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2.5.2 Theoretical Basis of CAPM

2.5.3 Critique of CAPM

Critical assumptions of CAPM

The CAPM is simple and elegant. Consider the many assumptions that underlie the model. Are they valid?

  • Zero transaction costs. The CAPM assumes trading is costless so investments are priced to all fall on the capital market line. If not, some investments would hover below and above the line -- with transaction costs discouraging obvious swaps. But we know that many investments (such as acquiring a small business) involve significant transaction costs. Perhaps the capital market line is really a band whose width reflects trading costs.
  • Zero taxes. The CAPM assumes investment trading is tax-free and returns are unaffected by taxes. Yet we know this to be false: (1) many investment transactions are subject to capital gains taxes, thus adding transaction costs; (2) taxes reduce expected returns for many investors, thus affecting their pricing of investments; (3) different returns (dividends versus capital gains, taxable versus tax-deferred) are taxed differently, thus inducing investors to choose portfolios with tax-favored assets; (4) different investors (individuals versus pension plans) are taxed differently, thus leading to different pricing of the same assets.
  • Homogeneous investor expectations. The CAPM assumes invests have the same beliefs about expected returns and risks of available investments. But we know that there is massive trading of stocks and bonds by investors with different expectations. We also know that investors have different risk preferences. Again, it may be that the capital market line is a fuzzy amalgamation of many different investors' capital market lines.
  • Available risk-free assets. The CAPM assumes the existence of zero-risk securities, of various maturities and sufficient quantities to allow for portfolio risk adjustments. But we know even Treasury bills have various risks: reinvestment risk -- investors may have investment horizons beyond the T-bill maturity date; inflation risk -- fixed returns may be devalued by future inflation; currency risk -- the purchasing power of fixed returns may diminish compared to that of other currencies. (Even if investors could sell assets short -- by selling an asset she does not own, and buying it back later, thus profiting from price declines -- this method of reducing portfolio risk has costs and assumes unlimited short-selling ability.)
  • Borrowing at risk-free rates. The CAPM assumes investors can borrow money at risk-free rates to increase the proportion of risky assets in their portfolio. We know this is not true for smaller, non-institutional investors. In fact, we would predict that the capital market line should become kinked downward for riskier portfolios (ß > 1) to reflect the higher cost of risk-free borrowing compared to risk-free lending.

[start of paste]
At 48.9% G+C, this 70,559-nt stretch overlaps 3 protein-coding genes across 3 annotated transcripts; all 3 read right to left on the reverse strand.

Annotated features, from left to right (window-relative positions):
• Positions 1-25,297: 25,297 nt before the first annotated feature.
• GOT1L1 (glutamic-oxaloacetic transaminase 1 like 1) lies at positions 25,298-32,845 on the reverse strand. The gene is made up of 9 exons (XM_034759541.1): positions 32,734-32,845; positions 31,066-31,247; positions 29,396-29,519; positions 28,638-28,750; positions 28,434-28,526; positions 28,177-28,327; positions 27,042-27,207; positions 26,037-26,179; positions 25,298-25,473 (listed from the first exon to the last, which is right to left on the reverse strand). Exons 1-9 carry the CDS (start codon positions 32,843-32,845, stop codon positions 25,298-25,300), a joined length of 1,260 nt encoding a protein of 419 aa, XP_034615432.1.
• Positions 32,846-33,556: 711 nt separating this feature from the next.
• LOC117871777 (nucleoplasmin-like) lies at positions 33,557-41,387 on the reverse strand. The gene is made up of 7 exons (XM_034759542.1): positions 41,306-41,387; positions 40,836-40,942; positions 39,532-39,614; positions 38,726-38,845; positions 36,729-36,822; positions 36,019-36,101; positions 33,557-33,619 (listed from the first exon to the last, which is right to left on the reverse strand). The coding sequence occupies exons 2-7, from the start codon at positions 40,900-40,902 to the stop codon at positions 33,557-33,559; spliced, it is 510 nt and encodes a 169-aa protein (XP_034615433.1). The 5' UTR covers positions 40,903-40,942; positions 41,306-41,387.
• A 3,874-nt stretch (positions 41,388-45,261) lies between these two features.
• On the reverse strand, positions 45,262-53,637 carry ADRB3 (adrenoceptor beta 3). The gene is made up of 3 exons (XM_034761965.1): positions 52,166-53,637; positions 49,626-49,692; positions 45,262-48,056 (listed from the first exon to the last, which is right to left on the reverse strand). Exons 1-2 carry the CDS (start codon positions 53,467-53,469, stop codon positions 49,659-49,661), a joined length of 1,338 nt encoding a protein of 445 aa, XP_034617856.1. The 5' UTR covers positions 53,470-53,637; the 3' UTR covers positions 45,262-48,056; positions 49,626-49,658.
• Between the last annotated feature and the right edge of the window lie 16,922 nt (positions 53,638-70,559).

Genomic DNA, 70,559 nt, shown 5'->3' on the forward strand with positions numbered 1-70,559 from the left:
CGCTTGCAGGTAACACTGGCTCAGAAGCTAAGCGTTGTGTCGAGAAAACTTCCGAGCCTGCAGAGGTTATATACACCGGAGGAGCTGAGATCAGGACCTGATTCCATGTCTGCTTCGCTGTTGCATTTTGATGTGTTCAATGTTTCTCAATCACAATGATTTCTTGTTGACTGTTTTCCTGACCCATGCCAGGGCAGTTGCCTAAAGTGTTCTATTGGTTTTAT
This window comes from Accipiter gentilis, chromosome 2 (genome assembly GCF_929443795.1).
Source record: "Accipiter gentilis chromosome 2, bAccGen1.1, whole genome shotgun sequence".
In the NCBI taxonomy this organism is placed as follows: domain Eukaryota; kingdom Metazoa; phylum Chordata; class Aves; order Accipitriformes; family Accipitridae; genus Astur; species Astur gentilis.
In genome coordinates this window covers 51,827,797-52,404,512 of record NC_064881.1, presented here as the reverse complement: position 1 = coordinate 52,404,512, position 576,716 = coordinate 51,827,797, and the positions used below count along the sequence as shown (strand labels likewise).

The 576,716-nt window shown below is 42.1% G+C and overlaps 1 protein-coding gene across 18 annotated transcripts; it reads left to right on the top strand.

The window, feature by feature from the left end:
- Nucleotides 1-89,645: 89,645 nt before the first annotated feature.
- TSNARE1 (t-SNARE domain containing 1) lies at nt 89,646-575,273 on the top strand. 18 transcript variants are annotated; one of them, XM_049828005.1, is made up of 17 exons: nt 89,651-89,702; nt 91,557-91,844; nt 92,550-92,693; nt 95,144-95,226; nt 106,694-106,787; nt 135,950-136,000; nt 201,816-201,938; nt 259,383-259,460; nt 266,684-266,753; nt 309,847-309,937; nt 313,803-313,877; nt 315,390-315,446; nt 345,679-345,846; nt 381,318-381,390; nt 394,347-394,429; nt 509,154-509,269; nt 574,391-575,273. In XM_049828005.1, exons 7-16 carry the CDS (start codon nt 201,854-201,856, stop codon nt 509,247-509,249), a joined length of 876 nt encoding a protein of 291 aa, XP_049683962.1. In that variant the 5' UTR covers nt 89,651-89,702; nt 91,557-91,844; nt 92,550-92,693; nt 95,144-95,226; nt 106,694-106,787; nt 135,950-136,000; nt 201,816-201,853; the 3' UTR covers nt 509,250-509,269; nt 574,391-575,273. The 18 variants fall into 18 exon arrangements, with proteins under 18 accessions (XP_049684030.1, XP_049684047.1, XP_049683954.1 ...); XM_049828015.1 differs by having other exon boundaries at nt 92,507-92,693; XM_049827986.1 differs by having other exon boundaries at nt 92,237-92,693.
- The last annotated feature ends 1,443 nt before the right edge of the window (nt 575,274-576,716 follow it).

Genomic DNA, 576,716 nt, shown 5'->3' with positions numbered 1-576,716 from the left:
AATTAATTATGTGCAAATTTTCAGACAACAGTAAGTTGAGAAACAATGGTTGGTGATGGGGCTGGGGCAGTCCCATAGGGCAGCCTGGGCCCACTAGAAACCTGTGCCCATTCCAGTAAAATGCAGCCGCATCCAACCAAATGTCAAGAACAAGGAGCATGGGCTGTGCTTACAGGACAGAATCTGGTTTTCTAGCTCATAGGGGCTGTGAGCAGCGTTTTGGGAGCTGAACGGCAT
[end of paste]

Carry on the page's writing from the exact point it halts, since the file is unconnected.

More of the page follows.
• Beta as full measure of risk. The CAPM assumes that risk is measured by the volatility (standard deviation) of an asset's systematic risk, relative to the volatility (standard deviation) of the market as a whole. But we know that investors face other risks: inflation risk -- returns may be devalued by future inflation; and liquidity risk -- investors in need of funds or wishing to change their portfolio's risk profile may be unable to readily sell at current market prices. Moreover, standard deviation does not measures risk when returns are not evenly distributed around the mean (non-bell curve). This uneven distribution describes our stock markets where winning companies, like Dell and Walmart, have positive returns (35,000% over ten years) that greatly exceed losing companies' negative returns (which are capped at a 100% loss).

Empirical tests of CAPM

How well does the CAPM hold up under the empirical microscope? Testing the CAPM is difficult because the model purports to compare expected risk and expected return. Our observations, however, can only be of actual results -- actual variability and actual returns. Nonetheless, if we assume over time that expected results match actual results, we can do some testing.

Annual Returns - Investment Types (1926-1992)

Investment type
Nominal return
Real return
Risk premium (over T-bills)
Standard deviation
Short-term T-bills
Intermediate T-bills
Long-term T-bills
Corporate bonds
Large-cap stocks
Small-cap stocks

Source: Ibbotson Associates, Stocks, Bonds, Bills and Inflation (1992 Yearbook).

Readings on CAPM

To get a flavor for economic studies of CAPM, you might want to browse one of these important articles --

  • Eugene Fama & Kenneth French, The Cross-Section of Expected Stock Returns, 47 J. Fin. 427 (1992) (collecting studies)
  • more recent Fama study / most downloaded on SSRN




2.5.2 Theoretical Basis of CAPM

©2003 Professor Alan R. Palmiter

This page was last updated on: August 4, 2003